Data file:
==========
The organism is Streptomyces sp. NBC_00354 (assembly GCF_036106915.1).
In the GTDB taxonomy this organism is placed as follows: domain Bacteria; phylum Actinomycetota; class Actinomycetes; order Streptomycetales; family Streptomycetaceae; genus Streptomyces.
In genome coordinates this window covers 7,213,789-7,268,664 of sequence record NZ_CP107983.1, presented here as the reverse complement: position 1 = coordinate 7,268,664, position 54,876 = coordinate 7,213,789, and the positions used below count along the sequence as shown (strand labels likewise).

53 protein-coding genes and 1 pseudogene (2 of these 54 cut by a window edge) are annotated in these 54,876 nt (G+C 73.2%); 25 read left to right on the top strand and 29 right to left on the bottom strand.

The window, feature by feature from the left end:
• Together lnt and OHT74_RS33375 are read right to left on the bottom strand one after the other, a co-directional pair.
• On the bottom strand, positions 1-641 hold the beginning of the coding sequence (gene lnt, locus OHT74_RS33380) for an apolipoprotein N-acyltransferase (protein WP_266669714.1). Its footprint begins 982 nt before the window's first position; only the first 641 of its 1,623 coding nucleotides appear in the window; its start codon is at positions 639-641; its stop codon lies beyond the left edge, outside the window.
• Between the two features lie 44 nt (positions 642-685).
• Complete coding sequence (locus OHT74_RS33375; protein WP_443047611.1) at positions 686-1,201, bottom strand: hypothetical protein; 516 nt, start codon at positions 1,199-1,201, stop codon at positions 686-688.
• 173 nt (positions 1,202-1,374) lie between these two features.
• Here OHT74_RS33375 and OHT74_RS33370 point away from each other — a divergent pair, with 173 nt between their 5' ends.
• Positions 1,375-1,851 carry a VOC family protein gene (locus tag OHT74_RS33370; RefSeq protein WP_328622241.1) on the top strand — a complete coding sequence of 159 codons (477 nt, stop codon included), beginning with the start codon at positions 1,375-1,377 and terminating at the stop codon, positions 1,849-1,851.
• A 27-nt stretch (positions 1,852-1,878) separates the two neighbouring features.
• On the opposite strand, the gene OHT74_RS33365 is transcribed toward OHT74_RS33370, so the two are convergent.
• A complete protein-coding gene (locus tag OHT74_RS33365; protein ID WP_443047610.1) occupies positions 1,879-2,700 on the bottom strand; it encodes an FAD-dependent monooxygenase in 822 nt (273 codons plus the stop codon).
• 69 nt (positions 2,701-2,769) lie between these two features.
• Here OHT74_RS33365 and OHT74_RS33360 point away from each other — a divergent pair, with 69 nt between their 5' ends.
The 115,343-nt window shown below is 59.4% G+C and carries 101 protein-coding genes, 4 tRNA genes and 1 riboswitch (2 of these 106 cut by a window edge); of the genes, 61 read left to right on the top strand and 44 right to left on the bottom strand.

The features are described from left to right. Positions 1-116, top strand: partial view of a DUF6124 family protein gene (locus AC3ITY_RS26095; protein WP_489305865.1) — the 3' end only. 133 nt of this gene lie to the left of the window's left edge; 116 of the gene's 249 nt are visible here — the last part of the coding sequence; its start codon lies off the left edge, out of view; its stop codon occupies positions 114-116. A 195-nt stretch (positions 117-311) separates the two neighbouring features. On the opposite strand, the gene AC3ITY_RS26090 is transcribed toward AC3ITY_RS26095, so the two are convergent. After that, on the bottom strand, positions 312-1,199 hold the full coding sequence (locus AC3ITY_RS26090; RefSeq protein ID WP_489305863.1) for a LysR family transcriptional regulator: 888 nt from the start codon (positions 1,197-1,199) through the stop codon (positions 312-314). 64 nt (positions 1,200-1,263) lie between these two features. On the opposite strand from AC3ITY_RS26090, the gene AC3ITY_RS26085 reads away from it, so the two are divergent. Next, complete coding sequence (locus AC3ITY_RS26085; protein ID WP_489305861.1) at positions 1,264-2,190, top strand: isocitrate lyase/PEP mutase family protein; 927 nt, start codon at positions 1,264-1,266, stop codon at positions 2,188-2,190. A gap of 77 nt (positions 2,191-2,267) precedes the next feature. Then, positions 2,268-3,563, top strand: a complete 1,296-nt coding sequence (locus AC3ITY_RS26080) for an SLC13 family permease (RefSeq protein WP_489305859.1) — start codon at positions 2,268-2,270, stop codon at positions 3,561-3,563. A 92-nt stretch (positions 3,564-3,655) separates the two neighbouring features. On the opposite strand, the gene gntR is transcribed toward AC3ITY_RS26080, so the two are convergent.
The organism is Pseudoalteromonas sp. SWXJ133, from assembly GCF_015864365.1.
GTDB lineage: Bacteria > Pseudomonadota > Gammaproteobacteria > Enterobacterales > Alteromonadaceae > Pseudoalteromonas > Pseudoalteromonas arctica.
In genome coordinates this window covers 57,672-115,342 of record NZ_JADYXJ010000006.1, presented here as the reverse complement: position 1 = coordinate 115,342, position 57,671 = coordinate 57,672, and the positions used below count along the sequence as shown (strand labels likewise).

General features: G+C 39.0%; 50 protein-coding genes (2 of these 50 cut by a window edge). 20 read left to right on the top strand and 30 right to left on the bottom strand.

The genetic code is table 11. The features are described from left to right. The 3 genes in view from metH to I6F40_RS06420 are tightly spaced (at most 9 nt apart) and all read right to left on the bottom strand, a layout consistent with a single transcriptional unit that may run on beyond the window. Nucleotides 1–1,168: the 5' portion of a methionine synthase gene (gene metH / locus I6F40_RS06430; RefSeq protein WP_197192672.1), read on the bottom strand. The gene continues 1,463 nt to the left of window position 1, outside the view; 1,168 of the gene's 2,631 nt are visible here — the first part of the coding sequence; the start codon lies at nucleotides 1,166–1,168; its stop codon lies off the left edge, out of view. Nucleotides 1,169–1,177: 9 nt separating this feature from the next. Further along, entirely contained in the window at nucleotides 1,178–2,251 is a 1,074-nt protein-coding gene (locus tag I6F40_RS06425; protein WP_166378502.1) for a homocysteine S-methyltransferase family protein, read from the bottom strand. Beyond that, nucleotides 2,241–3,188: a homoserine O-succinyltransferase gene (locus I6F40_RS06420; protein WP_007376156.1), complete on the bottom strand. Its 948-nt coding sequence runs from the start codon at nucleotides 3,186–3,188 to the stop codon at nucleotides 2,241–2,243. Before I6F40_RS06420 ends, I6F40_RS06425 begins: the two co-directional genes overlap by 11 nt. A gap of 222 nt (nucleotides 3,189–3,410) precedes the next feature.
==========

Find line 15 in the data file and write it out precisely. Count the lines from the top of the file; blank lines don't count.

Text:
• A complete protein-coding gene (locus tag OHT74_RS33365; protein ID WP_443047610.1) occupies positions 1,879-2,700 on the bottom strand; it encodes an FAD-dependent monooxygenase in 822 nt (273 codons plus the stop codon).